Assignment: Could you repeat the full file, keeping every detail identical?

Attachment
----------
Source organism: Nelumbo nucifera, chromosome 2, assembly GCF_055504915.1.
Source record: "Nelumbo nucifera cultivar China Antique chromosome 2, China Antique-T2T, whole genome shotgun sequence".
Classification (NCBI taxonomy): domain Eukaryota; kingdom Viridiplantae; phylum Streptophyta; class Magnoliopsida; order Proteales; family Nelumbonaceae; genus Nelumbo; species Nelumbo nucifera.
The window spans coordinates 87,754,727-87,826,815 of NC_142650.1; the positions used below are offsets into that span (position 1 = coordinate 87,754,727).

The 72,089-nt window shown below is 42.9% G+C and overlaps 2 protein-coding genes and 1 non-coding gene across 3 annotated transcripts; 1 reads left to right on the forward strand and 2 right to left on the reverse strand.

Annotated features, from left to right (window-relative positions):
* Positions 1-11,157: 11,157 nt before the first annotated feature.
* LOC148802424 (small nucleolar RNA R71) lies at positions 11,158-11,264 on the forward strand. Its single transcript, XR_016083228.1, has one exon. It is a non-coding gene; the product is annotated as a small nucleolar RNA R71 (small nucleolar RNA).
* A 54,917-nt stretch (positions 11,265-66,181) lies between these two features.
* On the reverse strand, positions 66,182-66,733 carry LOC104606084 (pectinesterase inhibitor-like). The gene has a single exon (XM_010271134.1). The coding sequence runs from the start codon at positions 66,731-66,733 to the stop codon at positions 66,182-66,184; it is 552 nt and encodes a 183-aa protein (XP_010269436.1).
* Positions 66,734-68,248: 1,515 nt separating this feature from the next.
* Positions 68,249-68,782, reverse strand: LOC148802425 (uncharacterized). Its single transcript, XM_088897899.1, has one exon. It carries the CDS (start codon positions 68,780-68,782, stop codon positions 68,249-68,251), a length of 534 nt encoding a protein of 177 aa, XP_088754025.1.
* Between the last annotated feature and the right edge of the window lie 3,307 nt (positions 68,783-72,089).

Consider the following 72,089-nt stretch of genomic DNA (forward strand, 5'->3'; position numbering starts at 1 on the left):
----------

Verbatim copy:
Source organism: Nelumbo nucifera, chromosome 2, assembly GCF_055504915.1.
Source record: "Nelumbo nucifera cultivar China Antique chromosome 2, China Antique-T2T, whole genome shotgun sequence".
Classification (NCBI taxonomy): domain Eukaryota; kingdom Viridiplantae; phylum Streptophyta; class Magnoliopsida; order Proteales; family Nelumbonaceae; genus Nelumbo; species Nelumbo nucifera.
The window spans coordinates 87,754,727-87,826,815 of NC_142650.1; the positions used below are offsets into that span (position 1 = coordinate 87,754,727).

The 72,089-nt window shown below is 42.9% G+C and overlaps 2 protein-coding genes and 1 non-coding gene across 3 annotated transcripts; 1 reads left to right on the forward strand and 2 right to left on the reverse strand.

Annotated features, from left to right (window-relative positions):
* Positions 1-11,157: 11,157 nt before the first annotated feature.
* LOC148802424 (small nucleolar RNA R71) lies at positions 11,158-11,264 on the forward strand. Its single transcript, XR_016083228.1, has one exon. It is a non-coding gene; the product is annotated as a small nucleolar RNA R71 (small nucleolar RNA).
* A 54,917-nt stretch (positions 11,265-66,181) lies between these two features.
* On the reverse strand, positions 66,182-66,733 carry LOC104606084 (pectinesterase inhibitor-like). The gene has a single exon (XM_010271134.1). The coding sequence runs from the start codon at positions 66,731-66,733 to the stop codon at positions 66,182-66,184; it is 552 nt and encodes a 183-aa protein (XP_010269436.1).
* Positions 66,734-68,248: 1,515 nt separating this feature from the next.
* Positions 68,249-68,782, reverse strand: LOC148802425 (uncharacterized). Its single transcript, XM_088897899.1, has one exon. It carries the CDS (start codon positions 68,780-68,782, stop codon positions 68,249-68,251), a length of 534 nt encoding a protein of 177 aa, XP_088754025.1.
* Between the last annotated feature and the right edge of the window lie 3,307 nt (positions 68,783-72,089).

Consider the following 72,089-nt stretch of genomic DNA (forward strand, 5'->3'; position numbering starts at 1 on the left):